Lewis & Clark Law School
The Oregon Justice Resource Center opposes the death penalty (capital punishment) in all circumstances. The death penalty is the ultimate, irreversible denial of civil liberties. The OJRC participates in strategic and impact litigation, engages in community outreach, and facilitates law students' pro bono work with capital defenders.
The Goals of the OJRC are:
- To repeal the death penalty in Oregon and to abolish the death penalty in the United States.
- To improve the quality of legal representation and the fairness of capital trials and appeals.
- To support and promote the use of a life sentence (true life) as an alternative to the death penalty in response to aggravated murder because it is an effective and sufficient punishment.
- To promote the research, education and discussion of issues relating to the abolition of the death penalty.
The OJRC opposes the death penalty for the following reasons:
- The death penalty is applied arbitrarily.
- The death penalty is applied disproportionately against the poor and minorities.
- The death penalty creates an unacceptable risk of executing innocent people. Since 1976, more than 140 individuals have been released from death row and states have likely executed innocent people.
- The death penalty diverts valuable resources resulting in a less efficient and effective criminal justice system
- The death penalty does not deter crime.
Read more about Oregon's death penalty: Oregon’s Death Penalty: The Practical Reality, 17 Lewis & Clark L. Rev. 1 (Spring 2013), by Professor Aliza B. Kaplan, Lewis & Clark Law School
In November 2011, Oregon Governor John Kitzhaber declared a moratorium on the Oregon death penalty, calling it a system that is “compromised and inequitable” and “fails to meet basic standards of justice.” With Governor Kitzhaber’s refusal to allow any further executions under his watch, Oregon became one of the most recent states to withdraw from the death penalty. Indeed, Governor Kitzhaber’s statement recognized the practical and financial difficulties with, and ultimately the unjustness of, Oregon’s death-penalty system and, as such, called on Oregonians to discover a better alternative.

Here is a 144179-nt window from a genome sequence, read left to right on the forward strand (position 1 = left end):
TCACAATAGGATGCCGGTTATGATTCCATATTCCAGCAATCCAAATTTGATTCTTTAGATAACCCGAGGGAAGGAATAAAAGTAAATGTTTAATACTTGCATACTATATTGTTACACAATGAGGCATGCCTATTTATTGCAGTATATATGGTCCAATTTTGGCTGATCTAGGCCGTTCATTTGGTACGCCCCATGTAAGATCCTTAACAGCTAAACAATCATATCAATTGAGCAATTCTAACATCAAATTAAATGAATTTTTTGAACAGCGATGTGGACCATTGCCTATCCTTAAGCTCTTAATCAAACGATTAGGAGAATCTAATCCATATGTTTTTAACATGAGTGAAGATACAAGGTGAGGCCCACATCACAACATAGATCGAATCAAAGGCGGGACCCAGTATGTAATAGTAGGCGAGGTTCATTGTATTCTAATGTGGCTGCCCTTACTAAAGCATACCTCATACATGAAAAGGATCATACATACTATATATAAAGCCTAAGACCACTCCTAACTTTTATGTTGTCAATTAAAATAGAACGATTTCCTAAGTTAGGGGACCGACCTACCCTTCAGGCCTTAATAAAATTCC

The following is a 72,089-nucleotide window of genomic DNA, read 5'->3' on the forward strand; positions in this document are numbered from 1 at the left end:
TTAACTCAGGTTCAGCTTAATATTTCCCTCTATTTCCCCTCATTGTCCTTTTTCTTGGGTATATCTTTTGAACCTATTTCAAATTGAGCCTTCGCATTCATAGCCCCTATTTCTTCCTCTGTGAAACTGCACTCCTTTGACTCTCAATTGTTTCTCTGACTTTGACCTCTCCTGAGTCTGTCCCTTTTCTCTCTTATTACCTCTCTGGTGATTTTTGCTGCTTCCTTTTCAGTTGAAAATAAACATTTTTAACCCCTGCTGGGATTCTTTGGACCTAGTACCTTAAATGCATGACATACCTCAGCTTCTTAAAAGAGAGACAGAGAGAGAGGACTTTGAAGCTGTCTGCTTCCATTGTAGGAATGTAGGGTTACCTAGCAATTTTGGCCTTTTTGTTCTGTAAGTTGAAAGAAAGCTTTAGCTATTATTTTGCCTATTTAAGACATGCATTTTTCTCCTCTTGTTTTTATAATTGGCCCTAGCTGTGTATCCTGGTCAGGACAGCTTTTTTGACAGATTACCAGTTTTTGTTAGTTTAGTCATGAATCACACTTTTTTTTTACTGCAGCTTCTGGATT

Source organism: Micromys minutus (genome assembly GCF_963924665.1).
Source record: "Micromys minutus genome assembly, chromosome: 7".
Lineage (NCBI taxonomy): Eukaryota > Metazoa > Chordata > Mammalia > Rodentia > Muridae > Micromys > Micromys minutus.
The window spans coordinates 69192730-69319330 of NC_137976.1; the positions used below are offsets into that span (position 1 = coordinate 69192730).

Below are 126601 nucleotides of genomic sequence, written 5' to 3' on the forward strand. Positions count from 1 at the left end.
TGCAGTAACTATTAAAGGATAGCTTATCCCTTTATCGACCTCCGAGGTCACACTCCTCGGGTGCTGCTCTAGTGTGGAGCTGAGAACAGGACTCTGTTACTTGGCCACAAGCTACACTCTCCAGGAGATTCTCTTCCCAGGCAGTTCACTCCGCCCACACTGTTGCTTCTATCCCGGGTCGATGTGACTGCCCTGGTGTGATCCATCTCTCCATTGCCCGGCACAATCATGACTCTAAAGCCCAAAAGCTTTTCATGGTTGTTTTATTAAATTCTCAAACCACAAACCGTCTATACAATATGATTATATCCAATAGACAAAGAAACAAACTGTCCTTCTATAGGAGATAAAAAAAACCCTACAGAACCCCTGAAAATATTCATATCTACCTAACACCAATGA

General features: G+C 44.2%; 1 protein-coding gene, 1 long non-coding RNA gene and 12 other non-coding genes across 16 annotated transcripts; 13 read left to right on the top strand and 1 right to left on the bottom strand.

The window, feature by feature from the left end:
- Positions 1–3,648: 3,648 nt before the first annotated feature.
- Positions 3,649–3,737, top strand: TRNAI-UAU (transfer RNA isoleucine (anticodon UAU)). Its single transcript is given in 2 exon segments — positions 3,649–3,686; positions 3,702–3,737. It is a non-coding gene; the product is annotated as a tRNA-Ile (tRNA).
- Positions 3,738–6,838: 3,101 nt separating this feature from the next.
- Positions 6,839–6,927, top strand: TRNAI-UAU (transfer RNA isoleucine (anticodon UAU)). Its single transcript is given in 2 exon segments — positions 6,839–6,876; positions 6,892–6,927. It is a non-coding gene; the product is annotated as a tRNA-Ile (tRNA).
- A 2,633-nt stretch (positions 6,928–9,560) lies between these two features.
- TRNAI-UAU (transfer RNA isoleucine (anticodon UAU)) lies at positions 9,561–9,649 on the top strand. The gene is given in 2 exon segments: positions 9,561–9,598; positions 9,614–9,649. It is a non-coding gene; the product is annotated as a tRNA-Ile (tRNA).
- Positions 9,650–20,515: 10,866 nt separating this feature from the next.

In this Article, Professor Kaplan examines Oregon’s lengthy and dysfunctional death-penalty system and the practical realities that make it so problematic. The discussion analyzes the history of Oregon’s death penalty; the serious and prevalent issue of wrongful convictions across the country (including Oregon); the extraordinary taxpayer costs associated with maintaining the death penalty in Oregon, where only two people — both of whom were volunteers — have been executed; and the changes in state law and death penalty jurisprudence that have slowed the administration of Oregon’s death penalty to render it ineffective. Professor Kaplan argues that, given these practical concerns, the Oregon death penalty, as it currently stands, is in serious need of examination from a public policy standpoint to ensure that cost, effectiveness, and time, are given proper consideration. To do this, she recommends that Governor Kitzhaber designate a non-partisan committee to study Oregon’s death penalty as it currently stands and report its findings. Professor Kaplan concludes that a comprehensive committee report on Oregon’s death penalty will ultimately allow Oregonians to decide whether to maintain or abolish the death penalty.